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SL Theory biography
Sotiris Lagonikas - Born 17 June 1970 (Piraeus, Greece)

SL THEORY is the solo project of Sotiris LAGONIKAS, the drummer and founding member of the Greek hard rock band WHAT'S THE BUZZ. He is a self-taught multi-instrumentalist and initiated SL THEORY in the spring of 2009, a project very much based on improvisation.

LAGONIKAS released his debut album 'I' in 2010. The music is inspired by hardrock giants as well as classic artrock bands to create an interesting blend of heavy rock and prog. In 2012, he released in second album : "Progressiveley Dark" and by 2013, with long time friend Chris KISSADJEKIAN under the band name DOUBLE TREAT, their debut album "Wander Thirst".

::::Andy Webb, Andyman1125::::
Updated by rdtprog

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SL THEORY top albums (CD, LP, MC, SACD, DVD-A, Digital Media Download)

0.00 | 0 ratings
4.09 | 4 ratings
Sotiris Lagonikas: Progressively Dark
3.00 | 1 ratings
Different Space Different Time
3.00 | 1 ratings

SL THEORY Live Albums (CD, LP, MC, SACD, DVD-A, Digital Media Download)

4.00 | 2 ratings
Progressively Dark (A Concert For A Group & String Orchestra)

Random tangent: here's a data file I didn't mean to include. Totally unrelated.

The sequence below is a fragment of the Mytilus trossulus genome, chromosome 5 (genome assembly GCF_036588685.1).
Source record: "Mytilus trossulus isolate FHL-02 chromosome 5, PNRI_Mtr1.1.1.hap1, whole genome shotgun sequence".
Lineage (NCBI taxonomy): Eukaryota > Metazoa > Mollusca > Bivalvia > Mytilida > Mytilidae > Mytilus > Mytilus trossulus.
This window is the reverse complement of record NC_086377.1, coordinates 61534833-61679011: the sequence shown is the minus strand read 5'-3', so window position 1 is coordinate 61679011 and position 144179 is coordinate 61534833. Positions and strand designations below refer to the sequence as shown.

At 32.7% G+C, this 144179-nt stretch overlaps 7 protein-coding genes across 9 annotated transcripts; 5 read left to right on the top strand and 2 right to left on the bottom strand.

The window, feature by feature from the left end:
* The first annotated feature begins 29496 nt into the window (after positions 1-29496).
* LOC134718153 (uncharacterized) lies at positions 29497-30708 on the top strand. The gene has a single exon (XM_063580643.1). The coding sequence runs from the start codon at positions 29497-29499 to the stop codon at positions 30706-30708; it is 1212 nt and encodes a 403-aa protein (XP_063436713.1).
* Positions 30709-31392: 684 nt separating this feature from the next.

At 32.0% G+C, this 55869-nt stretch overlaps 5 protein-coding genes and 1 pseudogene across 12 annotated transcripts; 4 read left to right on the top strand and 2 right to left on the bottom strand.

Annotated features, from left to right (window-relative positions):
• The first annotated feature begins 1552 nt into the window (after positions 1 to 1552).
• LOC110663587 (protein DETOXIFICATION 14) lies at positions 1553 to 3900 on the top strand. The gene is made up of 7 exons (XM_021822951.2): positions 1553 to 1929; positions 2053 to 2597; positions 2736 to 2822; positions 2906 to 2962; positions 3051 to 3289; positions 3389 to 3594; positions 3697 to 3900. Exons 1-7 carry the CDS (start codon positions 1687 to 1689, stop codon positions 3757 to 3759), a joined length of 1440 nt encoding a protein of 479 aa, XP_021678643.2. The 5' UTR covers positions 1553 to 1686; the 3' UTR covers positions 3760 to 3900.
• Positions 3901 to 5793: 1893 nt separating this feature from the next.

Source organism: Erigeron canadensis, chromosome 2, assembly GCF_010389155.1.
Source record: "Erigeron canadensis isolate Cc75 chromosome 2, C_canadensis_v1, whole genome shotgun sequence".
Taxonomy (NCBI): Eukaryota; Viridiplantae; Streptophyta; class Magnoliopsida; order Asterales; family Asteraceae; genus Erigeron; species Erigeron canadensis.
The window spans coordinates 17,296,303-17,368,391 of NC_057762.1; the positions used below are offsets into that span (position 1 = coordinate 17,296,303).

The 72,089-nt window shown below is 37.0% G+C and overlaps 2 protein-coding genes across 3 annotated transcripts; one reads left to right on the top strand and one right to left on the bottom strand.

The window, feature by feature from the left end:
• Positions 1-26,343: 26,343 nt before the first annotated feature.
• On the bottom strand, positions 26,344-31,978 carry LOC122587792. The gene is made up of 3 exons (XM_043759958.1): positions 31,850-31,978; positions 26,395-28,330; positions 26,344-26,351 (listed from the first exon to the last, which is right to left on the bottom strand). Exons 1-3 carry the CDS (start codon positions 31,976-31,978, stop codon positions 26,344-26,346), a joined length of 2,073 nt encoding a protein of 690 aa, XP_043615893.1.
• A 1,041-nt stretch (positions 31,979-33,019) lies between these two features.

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Showing last 10 reviews only
 Cipher by SL THEORY album cover Studio Album, 2019
3.00 | 1 ratings

SL Theory Heavy Prog

Review by TCat
Forum & Site Admin Group Eclectic / Prog Metal / Heavy Prog Team

— First review of this album —
3 stars "SL Theory" is the solo project of self-taught, multi-instrumentalist Sotiris Lagonikas that he formed in 2009. The project is a Heavy Prog style based on improvisation. Since 2010, he has released 4 studio albums and 1 live album. His 4th album called "Cipher" was released in December of 2019. On this album, Lagonikas plays the drums and has recruited other musicians to play all of the other instruments, namely Mike Karasoulis on lead vocals, Alex Flouros and Giannis Nigdelis on guitars, Manos Gavalas on keyboards, and Chris Kollias on bass. Margarita Papadimitriou and Anna T. Tarba both provide backing vocals. Lagonikas worked with most of these musicians on the projects previous album which was a live performance of "Progressively Dark", but other that, has always performed all the instruments on past studio albums. So, this is the first time he has recorded in studio with a complete band. The album is made up of 12 tracks and has a total run time of almost one hour.